Predict financial crises, target inflation, etc.

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This week’s studies Gathering of the Hutchins note that the official CPI may be underestimating inflation, expectations of falling demand are causing small businesses to delay reopening, and more.

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Are economic crises predictable? Robin Greenwood, Samuel Hanson and Andrei Shleifer of Harvard and Jakob Ahm Sorensen of Copenhagen Business School say they can be predicted with data on credit and assets. The authors construct a dataset that includes indicators of financial crisis, credit growth to households and non-financial corporations, house prices and stock prices for 42 countries between 1950 and 2016. Using these Data, they identify periods of “overheating” the credit market when credit growth and asset price growth is both high. The authors find that when household or non-financial corporate credit markets overheat, the probability of a financial crisis in the next three years is around 40%. Despite the modest false positive rate of this predictive mechanism, the authors argue that crises are predictable enough to warrant early action by central banks when warning indicators emerge. In addition, since financial crises can lead to a permanent loss of real output, the authors recommend a much more frequent use of precautionary macro-financial policies, such as tightening monetary policy or increasing fund requirements. own banks.

Continuously low inflation drives nominal interest rates down and limits the monetary space – to what extent nominal rates can be reduced – available to central bankers to fight a recession. Some economists argue that a higher inflation target could create more money space by increasing inflation, and therefore nominal interest rates. Jean-Paul L’Huillier de Brandeis and Raphael Schoenle of the Federal Reserve Bank of Cleveland find that the monetary space does not respond one for one to an increase in the inflation target: a 2 percentage point increase in the target inflation would only generate 1.28 percentage point of monetary space; to get the 2 percentage points of space forecast, the inflation target should increase by around 3 percentage points. Firms adjust prices more frequently when inflation is higher, the authors explain, so monetary policy is less effective and central banks must react more aggressively. Therefore, the optimal inflation target must be around 1 percentage point higher to account for the loss of power.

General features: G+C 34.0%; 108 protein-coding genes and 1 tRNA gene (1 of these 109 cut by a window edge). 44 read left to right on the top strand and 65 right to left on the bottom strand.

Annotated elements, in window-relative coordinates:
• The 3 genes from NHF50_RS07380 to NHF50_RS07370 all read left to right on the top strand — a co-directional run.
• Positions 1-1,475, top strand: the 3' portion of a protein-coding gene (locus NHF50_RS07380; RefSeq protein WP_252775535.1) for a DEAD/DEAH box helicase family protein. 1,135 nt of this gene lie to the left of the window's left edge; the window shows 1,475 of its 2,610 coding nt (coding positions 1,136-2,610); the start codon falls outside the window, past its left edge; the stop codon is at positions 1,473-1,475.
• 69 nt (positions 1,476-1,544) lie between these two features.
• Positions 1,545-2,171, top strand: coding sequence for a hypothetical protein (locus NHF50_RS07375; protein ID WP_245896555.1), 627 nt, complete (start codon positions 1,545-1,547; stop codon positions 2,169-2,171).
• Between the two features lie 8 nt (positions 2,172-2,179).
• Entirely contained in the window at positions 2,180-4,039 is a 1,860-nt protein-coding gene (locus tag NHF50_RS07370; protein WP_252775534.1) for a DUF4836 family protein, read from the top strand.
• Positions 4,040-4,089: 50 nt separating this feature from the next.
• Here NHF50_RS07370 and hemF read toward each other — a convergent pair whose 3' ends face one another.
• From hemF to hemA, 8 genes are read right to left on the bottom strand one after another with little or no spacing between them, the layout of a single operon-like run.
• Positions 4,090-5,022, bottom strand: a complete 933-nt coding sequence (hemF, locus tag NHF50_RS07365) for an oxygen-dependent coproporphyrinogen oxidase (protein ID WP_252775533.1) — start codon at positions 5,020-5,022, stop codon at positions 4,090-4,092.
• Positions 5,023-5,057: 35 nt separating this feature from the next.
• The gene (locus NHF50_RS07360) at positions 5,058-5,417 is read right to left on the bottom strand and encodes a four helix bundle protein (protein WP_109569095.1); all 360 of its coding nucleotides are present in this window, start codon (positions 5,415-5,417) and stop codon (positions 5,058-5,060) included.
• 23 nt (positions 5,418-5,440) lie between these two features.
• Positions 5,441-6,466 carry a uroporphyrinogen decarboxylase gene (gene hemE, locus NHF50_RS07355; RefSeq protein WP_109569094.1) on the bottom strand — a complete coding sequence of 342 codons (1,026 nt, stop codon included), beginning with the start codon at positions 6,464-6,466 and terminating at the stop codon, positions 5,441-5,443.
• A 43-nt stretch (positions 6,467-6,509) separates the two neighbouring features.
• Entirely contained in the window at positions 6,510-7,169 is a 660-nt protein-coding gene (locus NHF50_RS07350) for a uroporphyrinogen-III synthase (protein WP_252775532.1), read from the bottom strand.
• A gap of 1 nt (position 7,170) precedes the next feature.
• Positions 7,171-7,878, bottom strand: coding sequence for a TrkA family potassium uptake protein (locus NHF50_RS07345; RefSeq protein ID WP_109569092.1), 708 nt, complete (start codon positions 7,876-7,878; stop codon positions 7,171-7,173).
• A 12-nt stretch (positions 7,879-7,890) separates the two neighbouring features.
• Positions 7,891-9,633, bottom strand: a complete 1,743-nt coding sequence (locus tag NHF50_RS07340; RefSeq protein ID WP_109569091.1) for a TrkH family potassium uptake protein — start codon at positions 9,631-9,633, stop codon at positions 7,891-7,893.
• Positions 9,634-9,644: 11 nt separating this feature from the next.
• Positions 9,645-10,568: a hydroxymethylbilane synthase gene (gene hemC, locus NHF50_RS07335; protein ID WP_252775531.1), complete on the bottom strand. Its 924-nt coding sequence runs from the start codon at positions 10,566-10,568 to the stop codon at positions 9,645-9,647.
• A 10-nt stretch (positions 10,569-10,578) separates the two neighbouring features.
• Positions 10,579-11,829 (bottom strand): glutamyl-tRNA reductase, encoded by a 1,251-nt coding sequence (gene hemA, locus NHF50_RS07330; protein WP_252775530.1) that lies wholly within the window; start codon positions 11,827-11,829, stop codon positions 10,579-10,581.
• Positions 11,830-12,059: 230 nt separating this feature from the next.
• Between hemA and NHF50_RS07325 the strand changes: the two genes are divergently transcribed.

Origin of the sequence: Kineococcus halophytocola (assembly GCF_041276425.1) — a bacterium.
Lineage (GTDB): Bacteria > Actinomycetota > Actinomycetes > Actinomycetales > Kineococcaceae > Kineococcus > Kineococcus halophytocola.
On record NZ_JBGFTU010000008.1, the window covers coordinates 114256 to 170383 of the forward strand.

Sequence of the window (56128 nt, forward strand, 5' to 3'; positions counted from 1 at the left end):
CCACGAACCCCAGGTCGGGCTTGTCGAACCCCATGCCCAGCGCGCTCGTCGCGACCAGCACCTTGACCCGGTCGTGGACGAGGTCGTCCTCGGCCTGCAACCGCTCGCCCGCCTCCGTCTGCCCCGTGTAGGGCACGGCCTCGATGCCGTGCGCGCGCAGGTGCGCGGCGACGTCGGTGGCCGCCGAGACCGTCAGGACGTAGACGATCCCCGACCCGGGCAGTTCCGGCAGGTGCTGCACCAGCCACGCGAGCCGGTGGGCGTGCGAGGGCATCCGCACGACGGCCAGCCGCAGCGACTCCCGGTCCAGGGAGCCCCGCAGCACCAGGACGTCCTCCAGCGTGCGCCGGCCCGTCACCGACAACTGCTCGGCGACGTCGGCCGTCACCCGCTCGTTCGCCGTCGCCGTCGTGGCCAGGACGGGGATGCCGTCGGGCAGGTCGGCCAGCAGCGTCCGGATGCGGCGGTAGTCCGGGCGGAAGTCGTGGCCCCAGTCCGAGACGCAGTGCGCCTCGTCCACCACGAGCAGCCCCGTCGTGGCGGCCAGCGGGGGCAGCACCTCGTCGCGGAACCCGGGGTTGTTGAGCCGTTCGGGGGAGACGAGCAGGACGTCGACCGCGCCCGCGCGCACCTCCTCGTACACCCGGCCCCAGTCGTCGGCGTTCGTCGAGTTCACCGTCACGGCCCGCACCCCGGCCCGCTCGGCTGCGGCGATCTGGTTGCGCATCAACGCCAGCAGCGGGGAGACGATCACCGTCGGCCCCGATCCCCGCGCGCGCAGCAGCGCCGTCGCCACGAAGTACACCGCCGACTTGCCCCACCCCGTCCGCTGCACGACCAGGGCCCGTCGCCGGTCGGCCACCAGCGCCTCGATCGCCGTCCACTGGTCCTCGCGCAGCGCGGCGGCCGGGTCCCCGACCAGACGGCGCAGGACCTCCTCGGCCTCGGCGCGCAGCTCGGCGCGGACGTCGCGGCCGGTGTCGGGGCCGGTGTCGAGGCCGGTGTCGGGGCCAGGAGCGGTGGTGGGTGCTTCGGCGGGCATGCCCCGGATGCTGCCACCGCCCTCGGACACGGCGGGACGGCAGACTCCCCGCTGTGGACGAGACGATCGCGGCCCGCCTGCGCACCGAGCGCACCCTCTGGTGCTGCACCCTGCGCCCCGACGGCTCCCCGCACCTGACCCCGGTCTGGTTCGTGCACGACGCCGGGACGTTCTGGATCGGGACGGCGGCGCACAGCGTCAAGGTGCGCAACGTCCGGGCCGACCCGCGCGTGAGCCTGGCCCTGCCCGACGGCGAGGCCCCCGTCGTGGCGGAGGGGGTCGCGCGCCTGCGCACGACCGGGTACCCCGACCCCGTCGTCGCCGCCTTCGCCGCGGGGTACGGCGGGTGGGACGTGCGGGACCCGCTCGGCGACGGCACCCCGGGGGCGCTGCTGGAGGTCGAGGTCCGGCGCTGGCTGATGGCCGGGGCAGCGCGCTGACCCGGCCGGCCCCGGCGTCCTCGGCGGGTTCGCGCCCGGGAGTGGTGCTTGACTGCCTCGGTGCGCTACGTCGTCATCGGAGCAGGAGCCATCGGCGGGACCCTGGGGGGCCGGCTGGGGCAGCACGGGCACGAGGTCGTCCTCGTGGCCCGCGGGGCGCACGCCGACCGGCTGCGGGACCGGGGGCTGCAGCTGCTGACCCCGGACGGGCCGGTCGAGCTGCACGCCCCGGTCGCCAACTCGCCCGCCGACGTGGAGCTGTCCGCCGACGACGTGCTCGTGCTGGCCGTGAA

Christopher R. Knittel and Bora Ozaltun of MIT correlate county-level COVID-19 death rates from April 4 to May 27, 2020 with county-level socioeconomic variables, health variables, modes of transportation and climate and pollution models. They find that counties with a higher proportion of African American residents have higher death rates. Mostly, it’s not because they have higher rates of uninsured, poverty, or diabetes; the model controls these variables. Therefore, the authors conclude that other possibilities should be explored, such as the systemic racism that affects the quality of insurance, hospitals, and health care for African Americans. Unlike previous work, the authors do not find a correlation between exposure to air pollution and death rates. Obesity rates, ICU beds per capita, or poverty rates also do not correlate with death rates. However, the authors find that patients who commute to work are more likely to die from the virus than those who telecommute, especially those who depend on public transportation.

Global public debt set to exceed post-WWII peak

“In terms of information flow over the summer, it will be unusually difficult for several reasons to extract signals on the medium-term outlook for the economy and the path of inflation,” says Philip Lane, Member of the Executive Board of the European Central Bank.

“First, while the unlocking of the economy is likely to be associated with a substantial improvement in various near-term growth indicators, the extent of the contraction has been so large that overall activity will remain well below pre-crisis level and the size of the initial rebound in those weeks will not necessarily be a good indicator of the speed and strength of the recovery. Second, at the same time, it is plausible that it will take a prolonged period of improving economic and public health conditions before the trust channel that is so important in determining household and business spending plans is fully realized. operational. Third, projections of the speed of the recovery also depend on the design and timing of fiscal stimulus programs. In particular, the outcome of the negotiations on the EU stimulus fund will be an important factor in determining the future trajectory of the euro area economy. “



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